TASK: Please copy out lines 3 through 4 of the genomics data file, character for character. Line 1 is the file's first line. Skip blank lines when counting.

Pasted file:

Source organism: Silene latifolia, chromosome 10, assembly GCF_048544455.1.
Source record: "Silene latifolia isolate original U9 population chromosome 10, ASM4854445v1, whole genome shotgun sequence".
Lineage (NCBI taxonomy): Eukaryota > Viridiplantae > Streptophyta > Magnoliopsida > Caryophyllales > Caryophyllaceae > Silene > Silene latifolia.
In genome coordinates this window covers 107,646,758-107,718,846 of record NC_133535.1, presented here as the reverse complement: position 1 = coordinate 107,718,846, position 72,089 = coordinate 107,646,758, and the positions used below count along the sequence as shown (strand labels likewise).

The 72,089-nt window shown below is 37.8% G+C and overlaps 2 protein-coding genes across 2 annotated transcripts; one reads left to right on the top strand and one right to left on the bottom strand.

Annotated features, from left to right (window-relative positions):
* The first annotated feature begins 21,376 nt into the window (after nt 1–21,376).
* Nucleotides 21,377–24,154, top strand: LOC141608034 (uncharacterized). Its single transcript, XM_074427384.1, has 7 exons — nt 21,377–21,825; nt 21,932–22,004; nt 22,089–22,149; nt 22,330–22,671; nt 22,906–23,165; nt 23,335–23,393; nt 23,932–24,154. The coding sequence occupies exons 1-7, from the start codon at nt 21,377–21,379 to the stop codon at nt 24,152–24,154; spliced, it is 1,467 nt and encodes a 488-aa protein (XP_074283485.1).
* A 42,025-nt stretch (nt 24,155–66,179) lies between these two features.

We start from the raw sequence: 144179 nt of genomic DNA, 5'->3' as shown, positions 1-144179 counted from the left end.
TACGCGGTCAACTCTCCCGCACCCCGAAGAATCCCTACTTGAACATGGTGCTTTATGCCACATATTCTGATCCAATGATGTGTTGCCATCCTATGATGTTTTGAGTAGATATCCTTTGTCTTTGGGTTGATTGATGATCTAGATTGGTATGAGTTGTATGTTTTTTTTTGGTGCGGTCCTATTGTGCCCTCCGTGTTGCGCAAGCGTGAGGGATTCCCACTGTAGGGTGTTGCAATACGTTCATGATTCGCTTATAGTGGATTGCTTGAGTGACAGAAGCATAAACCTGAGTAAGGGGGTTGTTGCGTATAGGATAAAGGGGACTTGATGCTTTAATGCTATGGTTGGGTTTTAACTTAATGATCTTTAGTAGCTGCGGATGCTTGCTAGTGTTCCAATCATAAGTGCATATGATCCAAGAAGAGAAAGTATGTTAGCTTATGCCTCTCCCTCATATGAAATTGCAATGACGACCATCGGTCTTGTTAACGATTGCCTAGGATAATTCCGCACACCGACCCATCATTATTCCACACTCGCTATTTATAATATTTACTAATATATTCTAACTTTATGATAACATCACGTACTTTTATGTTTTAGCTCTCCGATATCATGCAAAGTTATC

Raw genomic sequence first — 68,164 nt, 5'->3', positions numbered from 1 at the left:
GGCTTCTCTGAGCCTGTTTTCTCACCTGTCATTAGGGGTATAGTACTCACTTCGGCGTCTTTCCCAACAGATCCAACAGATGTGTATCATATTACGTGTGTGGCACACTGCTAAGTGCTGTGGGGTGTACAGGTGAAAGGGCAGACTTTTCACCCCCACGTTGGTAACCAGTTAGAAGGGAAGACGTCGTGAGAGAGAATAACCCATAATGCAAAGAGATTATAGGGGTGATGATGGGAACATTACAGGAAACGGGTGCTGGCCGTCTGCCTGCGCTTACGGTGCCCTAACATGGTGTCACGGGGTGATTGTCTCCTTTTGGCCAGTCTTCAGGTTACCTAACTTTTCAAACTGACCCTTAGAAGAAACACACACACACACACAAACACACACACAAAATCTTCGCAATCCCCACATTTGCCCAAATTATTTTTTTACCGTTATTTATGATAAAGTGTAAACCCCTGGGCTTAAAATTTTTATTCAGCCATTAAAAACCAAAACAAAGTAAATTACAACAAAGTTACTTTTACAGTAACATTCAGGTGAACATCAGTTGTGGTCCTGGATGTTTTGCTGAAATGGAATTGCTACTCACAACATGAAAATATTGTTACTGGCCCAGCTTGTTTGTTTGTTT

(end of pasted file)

Lineage (NCBI taxonomy): Eukaryota > Viridiplantae > Streptophyta > Magnoliopsida > Caryophyllales > Caryophyllaceae > Silene > Silene latifolia.
In genome coordinates this window covers 107,646,758-107,718,846 of record NC_133535.1, presented here as the reverse complement: position 1 = coordinate 107,718,846, position 72,089 = coordinate 107,646,758, and the positions used below count along the sequence as shown (strand labels likewise).